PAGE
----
ITV has instructed a barrister to carry out an external review of the facts following Phillip Schofield’s statement and departure from This Morning, chief executive Dame Carolyn McCall has said.
In a letter seen by the PA news agency, ITV’s Dame Carolyn said: “You will have seen the significant media coverage concerning Phillip Schofield.
“As you would expect we take the matter extremely seriously and have reviewed our own records over the weekend.
“Given the ongoing rumours, we continued to ask questions of both parties, who both continued to deny the rumours, including as recently as this month.
“There has been a lot of inaccuracy in the reporting so I thought it would be useful to set out some facts.”
The letter was sent to Culture Secretary Lucy Frazer, Culture, Media and Sport Committee chair Dame Caroline Dinenage and Ofcom chief executive Dame Melanie Dawes.
Last week Schofield admitted to an “unwise but not illegal” relationship with a younger male colleague.
The 61-year-old resigned from the broadcaster on Friday after admitting to both the affair and lying about it. He was also dropped by his talent agency, YMU.
Schofield had originally said he was leaving This Morning after more than two decades because he had “become the story” following rumours of a rift between him and co-presenter Holly Willoughby.
Reports of the rift came after his brother was jailed for 12 years over child sex offences.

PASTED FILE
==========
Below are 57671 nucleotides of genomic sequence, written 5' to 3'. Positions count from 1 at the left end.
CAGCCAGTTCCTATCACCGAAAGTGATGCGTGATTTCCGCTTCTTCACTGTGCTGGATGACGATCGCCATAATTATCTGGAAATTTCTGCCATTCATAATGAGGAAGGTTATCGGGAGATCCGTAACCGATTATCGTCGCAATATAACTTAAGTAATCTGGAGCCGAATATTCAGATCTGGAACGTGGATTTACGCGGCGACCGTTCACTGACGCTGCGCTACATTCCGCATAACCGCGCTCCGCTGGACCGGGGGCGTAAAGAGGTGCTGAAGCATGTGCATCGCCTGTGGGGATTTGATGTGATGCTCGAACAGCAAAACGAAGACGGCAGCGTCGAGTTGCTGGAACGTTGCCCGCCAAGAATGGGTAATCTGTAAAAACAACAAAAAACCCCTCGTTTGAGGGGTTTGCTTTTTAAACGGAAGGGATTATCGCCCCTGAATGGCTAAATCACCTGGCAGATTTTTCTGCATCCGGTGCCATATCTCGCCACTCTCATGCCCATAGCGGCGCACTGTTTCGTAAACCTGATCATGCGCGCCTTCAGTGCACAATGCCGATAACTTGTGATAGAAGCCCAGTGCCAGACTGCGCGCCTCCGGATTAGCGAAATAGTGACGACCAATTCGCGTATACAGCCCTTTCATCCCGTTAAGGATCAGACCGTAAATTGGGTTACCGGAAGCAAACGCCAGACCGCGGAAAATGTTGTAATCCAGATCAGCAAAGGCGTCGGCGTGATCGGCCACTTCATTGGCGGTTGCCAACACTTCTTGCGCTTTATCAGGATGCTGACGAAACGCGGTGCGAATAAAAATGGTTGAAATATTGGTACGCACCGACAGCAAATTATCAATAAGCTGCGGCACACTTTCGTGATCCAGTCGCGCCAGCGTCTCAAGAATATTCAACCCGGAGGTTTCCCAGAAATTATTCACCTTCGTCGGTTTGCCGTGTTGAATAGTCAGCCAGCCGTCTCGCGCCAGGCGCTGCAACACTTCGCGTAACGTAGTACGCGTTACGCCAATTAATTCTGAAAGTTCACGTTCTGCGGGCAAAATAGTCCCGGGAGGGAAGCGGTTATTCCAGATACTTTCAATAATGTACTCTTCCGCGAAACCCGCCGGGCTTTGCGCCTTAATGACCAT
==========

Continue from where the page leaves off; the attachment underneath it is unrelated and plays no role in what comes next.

Willoughby, 41, is due to return to the show on Monday 5 June, when she returns from holiday.
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The letter goes on to say that ITV has instructed Jane Mulcahy KC, of Blackstone Chambers, to “carry out an external review to establish the facts.”
“She will review our records and talk to people involved. This work will also consider our relevant processes and policies and whether we need to change or strengthen any,” the letter said.
ITV bosses are set to be quizzed by MPs over their handling of the situation at This Morning next week.
The network’s executives will appear before the Commons Culture, Media and Sport Committee on Tuesday.
They had been scheduled to appear before the committee anyway, to discuss the draft Media Bill, but have been told to expect an interrogation over the Schofield affair as well.